So you want to be a Browser Game Developer? (about Turbulenz and other engines)

May 9, 2013

…an HTML5/CSS3/JavaScript Game Developer, that is?

Turns out you have various choices to proceed.

0) Develop your own JavaScript game engine – NOT. There’s a plethora of game engines out there already. I checked a couple of them out today and even if you choose to develop your own, be aware there might be one out there that very well suits your needs. There’s a comprehensive list here and if something is missing you can add it there like I did today.

1) Try to avoid JavaScript altogether (I wouldn’t blame you), use an existing C/C++ game engine and compile it with Emscripten. I covered Emscripten before and if you are into C/C++ programming already, this might be the way to go – especially if you want to avoid a programming language that was developed in ten days.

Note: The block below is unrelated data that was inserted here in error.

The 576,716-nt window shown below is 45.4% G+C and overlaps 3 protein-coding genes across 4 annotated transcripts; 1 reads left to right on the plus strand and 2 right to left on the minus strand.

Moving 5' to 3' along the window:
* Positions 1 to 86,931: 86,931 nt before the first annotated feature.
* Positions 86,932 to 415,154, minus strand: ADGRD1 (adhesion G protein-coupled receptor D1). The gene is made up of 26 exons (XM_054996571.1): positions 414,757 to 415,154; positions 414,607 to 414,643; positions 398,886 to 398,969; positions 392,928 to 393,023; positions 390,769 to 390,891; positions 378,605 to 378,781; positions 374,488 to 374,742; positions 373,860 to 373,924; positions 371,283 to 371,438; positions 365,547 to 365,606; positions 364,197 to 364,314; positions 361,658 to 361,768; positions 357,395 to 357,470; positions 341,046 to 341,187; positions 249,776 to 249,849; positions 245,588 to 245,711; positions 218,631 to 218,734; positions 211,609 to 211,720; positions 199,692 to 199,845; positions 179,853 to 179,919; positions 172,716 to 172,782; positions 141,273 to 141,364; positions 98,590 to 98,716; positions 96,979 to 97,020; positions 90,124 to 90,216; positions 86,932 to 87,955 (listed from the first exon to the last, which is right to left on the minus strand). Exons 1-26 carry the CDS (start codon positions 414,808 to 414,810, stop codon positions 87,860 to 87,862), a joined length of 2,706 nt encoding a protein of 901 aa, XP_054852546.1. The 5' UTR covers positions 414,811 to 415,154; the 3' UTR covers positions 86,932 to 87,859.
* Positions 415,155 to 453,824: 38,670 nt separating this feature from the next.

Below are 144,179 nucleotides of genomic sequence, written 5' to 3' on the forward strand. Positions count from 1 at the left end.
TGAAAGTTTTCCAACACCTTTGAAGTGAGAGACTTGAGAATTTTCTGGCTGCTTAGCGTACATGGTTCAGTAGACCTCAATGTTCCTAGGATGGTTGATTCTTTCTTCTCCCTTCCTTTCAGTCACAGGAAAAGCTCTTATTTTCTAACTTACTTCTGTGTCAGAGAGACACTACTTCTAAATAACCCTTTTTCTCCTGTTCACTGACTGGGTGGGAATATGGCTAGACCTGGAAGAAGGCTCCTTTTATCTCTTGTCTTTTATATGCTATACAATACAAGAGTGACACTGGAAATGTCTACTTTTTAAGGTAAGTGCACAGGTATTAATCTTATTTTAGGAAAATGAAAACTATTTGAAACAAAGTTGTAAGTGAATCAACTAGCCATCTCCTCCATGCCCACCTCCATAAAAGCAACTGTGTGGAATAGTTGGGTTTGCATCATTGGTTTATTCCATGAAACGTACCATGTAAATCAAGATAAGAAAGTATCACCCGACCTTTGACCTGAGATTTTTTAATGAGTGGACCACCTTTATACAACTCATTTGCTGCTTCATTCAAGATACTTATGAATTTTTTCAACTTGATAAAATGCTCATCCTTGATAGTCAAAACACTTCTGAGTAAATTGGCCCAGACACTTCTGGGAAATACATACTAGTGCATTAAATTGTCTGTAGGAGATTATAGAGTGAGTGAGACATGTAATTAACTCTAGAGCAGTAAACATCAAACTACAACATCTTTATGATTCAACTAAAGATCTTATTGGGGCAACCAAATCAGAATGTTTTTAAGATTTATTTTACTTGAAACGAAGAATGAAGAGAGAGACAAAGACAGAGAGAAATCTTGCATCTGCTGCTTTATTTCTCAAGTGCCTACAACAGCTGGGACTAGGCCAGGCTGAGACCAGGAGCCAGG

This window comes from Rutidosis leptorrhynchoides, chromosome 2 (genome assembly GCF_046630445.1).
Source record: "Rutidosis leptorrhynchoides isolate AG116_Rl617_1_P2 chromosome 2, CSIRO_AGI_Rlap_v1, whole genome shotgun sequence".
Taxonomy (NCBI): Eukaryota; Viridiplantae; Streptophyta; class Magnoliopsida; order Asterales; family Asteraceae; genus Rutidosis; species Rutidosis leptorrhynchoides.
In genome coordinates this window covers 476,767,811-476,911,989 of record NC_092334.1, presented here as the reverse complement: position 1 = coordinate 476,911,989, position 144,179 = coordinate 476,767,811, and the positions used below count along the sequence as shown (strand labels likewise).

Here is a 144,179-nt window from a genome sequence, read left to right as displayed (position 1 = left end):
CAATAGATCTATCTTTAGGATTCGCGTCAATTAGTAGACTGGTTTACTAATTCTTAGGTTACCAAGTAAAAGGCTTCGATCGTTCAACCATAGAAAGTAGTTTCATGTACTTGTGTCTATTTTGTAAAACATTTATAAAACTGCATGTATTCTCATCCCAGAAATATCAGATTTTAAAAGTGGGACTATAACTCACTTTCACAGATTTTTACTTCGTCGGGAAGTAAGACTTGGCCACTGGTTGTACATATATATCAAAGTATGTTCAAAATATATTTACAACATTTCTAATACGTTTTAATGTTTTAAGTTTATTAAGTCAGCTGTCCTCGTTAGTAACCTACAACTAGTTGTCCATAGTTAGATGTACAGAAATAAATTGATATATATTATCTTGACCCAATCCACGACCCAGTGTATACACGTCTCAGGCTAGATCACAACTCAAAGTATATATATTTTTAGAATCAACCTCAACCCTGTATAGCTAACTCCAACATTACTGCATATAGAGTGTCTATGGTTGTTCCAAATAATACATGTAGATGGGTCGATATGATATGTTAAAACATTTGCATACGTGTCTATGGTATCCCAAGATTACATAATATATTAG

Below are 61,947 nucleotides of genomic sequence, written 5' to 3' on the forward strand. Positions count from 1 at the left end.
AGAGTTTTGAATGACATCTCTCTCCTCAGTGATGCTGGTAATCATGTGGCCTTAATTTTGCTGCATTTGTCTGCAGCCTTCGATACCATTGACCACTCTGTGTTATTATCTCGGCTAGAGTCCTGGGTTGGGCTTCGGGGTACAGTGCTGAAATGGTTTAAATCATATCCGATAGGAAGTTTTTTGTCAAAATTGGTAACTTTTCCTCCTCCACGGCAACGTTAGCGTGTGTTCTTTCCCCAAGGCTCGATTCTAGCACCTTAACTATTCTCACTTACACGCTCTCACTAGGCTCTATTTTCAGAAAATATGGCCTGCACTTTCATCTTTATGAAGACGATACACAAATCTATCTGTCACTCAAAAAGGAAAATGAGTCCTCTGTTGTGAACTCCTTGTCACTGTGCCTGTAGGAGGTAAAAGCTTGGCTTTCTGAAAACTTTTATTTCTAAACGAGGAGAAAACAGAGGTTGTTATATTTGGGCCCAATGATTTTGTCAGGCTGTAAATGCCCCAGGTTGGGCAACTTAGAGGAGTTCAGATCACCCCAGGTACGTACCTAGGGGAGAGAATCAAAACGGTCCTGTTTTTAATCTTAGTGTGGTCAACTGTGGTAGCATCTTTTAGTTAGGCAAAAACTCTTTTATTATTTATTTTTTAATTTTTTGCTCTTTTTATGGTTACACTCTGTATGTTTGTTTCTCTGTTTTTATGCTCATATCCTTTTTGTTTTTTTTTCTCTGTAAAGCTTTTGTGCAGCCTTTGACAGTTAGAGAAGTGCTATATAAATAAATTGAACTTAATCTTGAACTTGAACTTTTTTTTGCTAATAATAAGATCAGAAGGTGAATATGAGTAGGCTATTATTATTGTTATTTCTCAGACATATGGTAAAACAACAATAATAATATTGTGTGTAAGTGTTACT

2) Use Turbulenz which went open source this week. From my experiments today it’s a game engine done right – it has a building tools (written in python – yay!), it has tons of features and (gasp!) loads of documentation. The thing that bought me was the fact that I had no problems to install and run it and especially the impressive performance of  this Quake 4 asset import:

3) If options 1 to 2 are too heavy then – again – I recommend to check out the list that I mentioned above. The library I intend to check out is the iio engine (that’s the one I added) and I also intend to write tutorials on using it in the near future aimed at people starting out on JavaScript games (if you are interested, leave a comment).

4) If you just want to start without any installation – the Pixieengine is an online IDE (editor) and you can develop right away from inside your browser (and export it or embed an iframe if the environment allows it).

So get out there and roll the bones!

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